FtsH proteins have dual chaperone-protease activities and are involved in protein quality control under stress conditions. Although the functional role of FtsH proteins has been clearly established, the regulatory mechanisms controlling ftsH expression in gram-positive bacteria remain largely unknown. Here we show that ftsH of Lactobacillus plantarum WCFS1 is transiently induced at the transcriptional level upon a temperature upshift. In addition, disruption of ftsH negatively affected the growth of L. plantarum at high temperatures. Sequence analysis and mapping of the ftsH transcriptional start site revealed a potential operator sequence for the CtsR repressor, partially overlapping the -35 sequence of the ftsH promoter. In order to verify whether CtsR is able to recognize and bind the ftsH promoter, CtsR proteins of Bacillus subtilis and L. plantarum were overproduced, purified, and used in DNA binding assays. CtsR from both species bound specifically to the ftsH promoter, generating a single protein-DNA complex, suggesting that CtsR may control the expression of L. plantarum ftsH. In order to confirm this hypothesis, a DeltactsR mutant strain of L. plantarum was generated. Expression of ftsH in the DeltactsR mutant strain was strongly upregulated, indicating that ftsH of L. plantarum is negatively controlled by CtsR. This is the first example of an ftsH gene controlled by the CtsR repressor, and the first of the low-G+C gram-positive bacteria where the regulatory mechanism has been identified
Response of plant species richness and primary productivity in shrublands along a north-south gradient in Europe to seven years of experimental warming and drought: reductions in primary productivity in the heat and drought year of 2003
Penuelas, J. ; Prieto, P. ; Beier, C. ; Cesaraccio, C. ; Angelis, P. de; Dato, G. de; Emmett, B.A. ; Estiarte, M. ; Garadnai, J. ; Gorissen, A. ; Lang, E.K. ; Kroel-Dulay, G. ; Llorens, L. ; Pellizzaro, G. ; Riis-Nielsen, T. ; Schmidt, I.K. ; Sirca, C. ; Sowerby, A. ; Spano, D. ; Tietema, A. - \ 2007
Global Change Biology 13 (2007)12. - ISSN 1354-1013 - p. 2563 - 2581.
evergreen mediterranean forest - climate-change - quercus-ilex - terrestrial ecosystems - environmental-change - phillyrea-latifolia - arctic ecosystems - cistus-albidus - carbon-cycle - soil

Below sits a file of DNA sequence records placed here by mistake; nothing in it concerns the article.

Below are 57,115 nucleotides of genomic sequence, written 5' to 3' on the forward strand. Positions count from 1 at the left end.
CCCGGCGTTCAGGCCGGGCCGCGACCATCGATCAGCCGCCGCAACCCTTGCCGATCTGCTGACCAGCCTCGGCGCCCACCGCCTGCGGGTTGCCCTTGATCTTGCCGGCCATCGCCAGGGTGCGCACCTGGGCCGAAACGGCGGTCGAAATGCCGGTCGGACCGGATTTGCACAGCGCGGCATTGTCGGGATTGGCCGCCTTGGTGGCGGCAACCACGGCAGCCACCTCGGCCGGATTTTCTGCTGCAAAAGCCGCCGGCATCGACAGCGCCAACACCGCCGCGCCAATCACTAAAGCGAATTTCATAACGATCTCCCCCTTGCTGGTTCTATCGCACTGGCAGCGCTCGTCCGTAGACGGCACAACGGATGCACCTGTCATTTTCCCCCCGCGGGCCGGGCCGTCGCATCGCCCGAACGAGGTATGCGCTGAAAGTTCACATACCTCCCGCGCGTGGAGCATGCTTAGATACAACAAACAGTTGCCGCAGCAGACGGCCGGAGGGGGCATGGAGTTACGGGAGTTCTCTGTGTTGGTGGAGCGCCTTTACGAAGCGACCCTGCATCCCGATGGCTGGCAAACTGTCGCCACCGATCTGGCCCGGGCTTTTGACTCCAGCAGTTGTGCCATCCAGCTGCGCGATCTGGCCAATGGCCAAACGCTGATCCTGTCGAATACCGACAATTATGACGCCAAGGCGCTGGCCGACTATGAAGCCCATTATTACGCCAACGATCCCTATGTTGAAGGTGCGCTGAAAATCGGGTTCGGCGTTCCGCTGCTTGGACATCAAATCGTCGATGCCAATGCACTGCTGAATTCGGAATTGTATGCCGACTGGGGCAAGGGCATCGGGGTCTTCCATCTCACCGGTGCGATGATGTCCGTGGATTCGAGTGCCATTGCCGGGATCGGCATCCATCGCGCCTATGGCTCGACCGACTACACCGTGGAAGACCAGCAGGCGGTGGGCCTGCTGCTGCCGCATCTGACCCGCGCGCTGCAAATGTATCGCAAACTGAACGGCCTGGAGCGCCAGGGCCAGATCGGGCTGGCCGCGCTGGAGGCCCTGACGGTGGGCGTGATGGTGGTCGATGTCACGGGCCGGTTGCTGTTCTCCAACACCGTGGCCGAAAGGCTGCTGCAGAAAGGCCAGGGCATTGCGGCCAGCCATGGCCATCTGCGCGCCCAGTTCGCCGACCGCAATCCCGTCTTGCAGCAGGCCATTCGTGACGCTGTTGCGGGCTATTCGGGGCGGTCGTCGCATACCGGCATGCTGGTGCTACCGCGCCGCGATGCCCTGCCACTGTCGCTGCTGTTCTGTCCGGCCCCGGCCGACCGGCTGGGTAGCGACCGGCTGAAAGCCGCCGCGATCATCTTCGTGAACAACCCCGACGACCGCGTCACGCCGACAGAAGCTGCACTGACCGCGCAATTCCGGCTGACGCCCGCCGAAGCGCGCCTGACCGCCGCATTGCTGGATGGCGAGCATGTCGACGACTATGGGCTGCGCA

We used a nonintrusive field experiment carried out at six sites - Wales (UK), Denmark (DK), the Netherlands (NL), Hungary (HU), Sardinia (Italy - IT), and Catalonia (Spain - SP) - along a climatic and latitudinal gradient to examine the response of plant species richness and primary productivity to warming and drought in shrubland ecosystems. The warming treatment raised the plot daily temperature by ca. 1 degrees C, while the drought treatment led to a reduction in soil moisture at the peak of the growing season that ranged from 26% at the SP site to 82% in the NL site. During the 7 years the experiment lasted (1999-2005), we used the pin-point method to measure the species composition of plant communities and plant biomass, litterfall, and shoot growth of the dominant plant species at each site. A significantly lower increase in the number of species pin-pointed per transect was found in the drought plots at the SP site, where the plant community was still in a process of recovering from a forest fire in 1994. No changes in species richness were found at the other sites, which were at a more mature and stable state of succession and, thus less liable to recruitment of new species. The relationship between annual biomass accumulation and temperature of the growing season was positive at the coldest site and negative at the warmest site. The warming treatment tended to increase the aboveground net primary productivity (ANPP) at the northern sites. The relationship between annual biomass accumulation and soil moisture during the growing season was not significant at the wettest sites, but was positive at the driest sites. The drought treatment tended to reduce the ANPP in the NL, HU, IT, and SP sites. The responses to warming were very strongly related to the Gaussen aridity index (stronger responses the lower the aridity), whereas the responses to drought were not. Changes in the annual aboveground biomass accumulation, litterfall, and, thus, the ANPP, mirrored the interannual variation in climate conditions: the most outstanding change was a decrease in biomass accumulation and an increase in litterfall at most sites during the abnormally hot year of 2003. Species richness also tended to decrease in 2003 at all sites except the cold and wet UK site. Species-specific responses to warming were found in shoot growth: at the SP site, Globularia alypum was not affected, while the other dominant species, Erica multiflora, grew 30% more; at the UK site, Calluna vulgaris tended to grow more in the warming plots, while Empetrum nigrum tended to grow less. Drought treatment decreased plant growth in several studied species, although there were some species such as Pinus halepensis at the SP site or C. vulgaris at the UK site that were not affected. The magnitude of responses to warming and drought thus depended greatly on the differences between sites, years, and species and these multiple plant responses may be expected to have consequences at ecosystem and community level. Decreases in biodiversity and the increase in E. multiflora growth at the SP site as a response to warming challenge the assumption that sensitivity to warming may be less well developed at more southerly latitudes; likewise, the fact that one of the studied shrublands presented negative ANPP as a response to the 2003 heat wave also challenges the hypothesis that future climate warming will lead to an enhancement of plant growth and carbon sequestration in temperate ecosystems. Extreme events may thus change the general trend of increased productivity in response to warming n the colder sites.